Her new novel--her debut--is Tomorrow There Will Be Apricots.
For Publishers Weekly Soffer shared ten of her favorite endings in books, including:
Atonement by Ian McEwanRead about the other entries on Soffer's list.
All’s fair in love and postscripts and novel writing about novel writing. Or isn’t it? The jury is still out. McEwan’s novelist narrator gives us a version of things, and then takes that version away when she reveals having imagined the series of events she’s just put forth as true. “WTF,” you might say. Or else, “Really? She (the narrator) can do that? He (McEwan) can do that?” Did it. Done. So whether you feel duped or vindictive or gullible or disappointed, it is certain that McEwan’s ending will make you reconsider the novel’s first 300 pages, how you read them, how you maybe should have, how you trusted the narrator, and how you trust the people you trust. You won’t fall so easily next time, or maybe—in McEwan’s hands—you will.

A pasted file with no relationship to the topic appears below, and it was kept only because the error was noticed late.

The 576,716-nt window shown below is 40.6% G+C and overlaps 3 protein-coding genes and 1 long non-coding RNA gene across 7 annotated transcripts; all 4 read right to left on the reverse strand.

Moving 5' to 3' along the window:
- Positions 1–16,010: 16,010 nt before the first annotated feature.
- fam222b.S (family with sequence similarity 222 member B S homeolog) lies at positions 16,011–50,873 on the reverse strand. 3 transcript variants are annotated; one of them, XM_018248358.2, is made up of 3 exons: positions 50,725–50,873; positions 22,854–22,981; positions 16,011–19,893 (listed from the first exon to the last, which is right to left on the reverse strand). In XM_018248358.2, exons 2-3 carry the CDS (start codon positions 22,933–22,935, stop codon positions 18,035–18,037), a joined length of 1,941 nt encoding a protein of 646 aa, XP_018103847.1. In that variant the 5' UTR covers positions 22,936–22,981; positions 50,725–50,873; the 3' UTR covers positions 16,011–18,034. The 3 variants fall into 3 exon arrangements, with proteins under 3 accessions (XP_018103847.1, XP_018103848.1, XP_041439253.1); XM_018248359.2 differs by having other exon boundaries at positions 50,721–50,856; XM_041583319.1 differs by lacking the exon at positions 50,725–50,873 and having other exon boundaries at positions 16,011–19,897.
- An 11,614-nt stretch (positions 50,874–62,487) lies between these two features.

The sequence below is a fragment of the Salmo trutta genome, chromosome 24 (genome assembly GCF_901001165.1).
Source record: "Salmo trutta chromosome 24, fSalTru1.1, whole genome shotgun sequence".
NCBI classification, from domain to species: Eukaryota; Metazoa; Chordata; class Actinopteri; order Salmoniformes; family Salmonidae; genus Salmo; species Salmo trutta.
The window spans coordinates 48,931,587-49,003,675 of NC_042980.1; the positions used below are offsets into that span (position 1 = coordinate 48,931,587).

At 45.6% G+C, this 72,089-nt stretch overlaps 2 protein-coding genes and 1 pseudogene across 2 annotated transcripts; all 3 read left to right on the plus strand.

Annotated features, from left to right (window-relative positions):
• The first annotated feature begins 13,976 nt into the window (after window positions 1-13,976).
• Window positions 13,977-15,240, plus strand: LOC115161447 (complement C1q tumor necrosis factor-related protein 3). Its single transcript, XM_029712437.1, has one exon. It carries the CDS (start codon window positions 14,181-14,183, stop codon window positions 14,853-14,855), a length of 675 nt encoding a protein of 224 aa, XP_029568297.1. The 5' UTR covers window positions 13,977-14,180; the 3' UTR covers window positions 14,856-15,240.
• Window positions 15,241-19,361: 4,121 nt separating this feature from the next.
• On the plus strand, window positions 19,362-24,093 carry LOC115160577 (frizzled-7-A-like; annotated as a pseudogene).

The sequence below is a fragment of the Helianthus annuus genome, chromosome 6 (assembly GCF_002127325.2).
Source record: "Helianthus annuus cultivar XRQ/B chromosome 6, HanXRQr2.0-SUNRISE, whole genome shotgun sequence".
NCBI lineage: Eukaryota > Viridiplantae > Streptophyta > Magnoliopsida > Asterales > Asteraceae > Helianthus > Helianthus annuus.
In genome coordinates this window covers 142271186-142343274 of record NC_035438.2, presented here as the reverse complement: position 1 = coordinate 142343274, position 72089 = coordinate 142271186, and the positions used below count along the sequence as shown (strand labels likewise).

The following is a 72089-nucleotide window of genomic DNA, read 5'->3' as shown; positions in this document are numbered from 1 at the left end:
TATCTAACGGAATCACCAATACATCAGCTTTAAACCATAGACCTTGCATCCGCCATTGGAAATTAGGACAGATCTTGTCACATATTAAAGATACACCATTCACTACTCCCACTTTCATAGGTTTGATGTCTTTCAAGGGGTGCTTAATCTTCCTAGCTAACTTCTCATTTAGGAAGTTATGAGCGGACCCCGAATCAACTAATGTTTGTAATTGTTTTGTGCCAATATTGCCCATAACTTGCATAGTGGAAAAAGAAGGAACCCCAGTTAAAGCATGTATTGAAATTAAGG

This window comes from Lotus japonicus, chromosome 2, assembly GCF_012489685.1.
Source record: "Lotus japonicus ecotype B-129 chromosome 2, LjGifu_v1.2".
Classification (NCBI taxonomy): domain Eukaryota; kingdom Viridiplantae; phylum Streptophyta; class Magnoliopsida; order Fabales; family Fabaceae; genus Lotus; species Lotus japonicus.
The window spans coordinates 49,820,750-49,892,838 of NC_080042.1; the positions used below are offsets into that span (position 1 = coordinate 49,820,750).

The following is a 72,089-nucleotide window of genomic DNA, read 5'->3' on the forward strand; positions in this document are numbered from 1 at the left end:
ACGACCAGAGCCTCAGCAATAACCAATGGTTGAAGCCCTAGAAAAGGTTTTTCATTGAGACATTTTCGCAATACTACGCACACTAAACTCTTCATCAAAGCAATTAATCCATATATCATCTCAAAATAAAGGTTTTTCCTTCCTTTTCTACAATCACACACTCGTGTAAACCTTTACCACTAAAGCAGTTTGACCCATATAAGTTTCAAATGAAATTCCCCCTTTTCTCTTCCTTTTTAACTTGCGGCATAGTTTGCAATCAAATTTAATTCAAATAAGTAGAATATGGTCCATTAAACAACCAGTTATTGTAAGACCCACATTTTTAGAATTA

Atonement also appears on Jane Ciabattari's list of five masterpieces of fiction that also worked as films, and on John Mullan's lists of ten of the best birthday parties in literature, ten of the best misdirected messages in literature, ten of the best scenes on London Underground, ten of the best breakages in literature, ten of the best weddings in literature, and ten of the best identical twins in fiction. It is one of Stephanie Beacham's six best books.
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My Book, The Movie: Tomorrow There Will Be Apricots.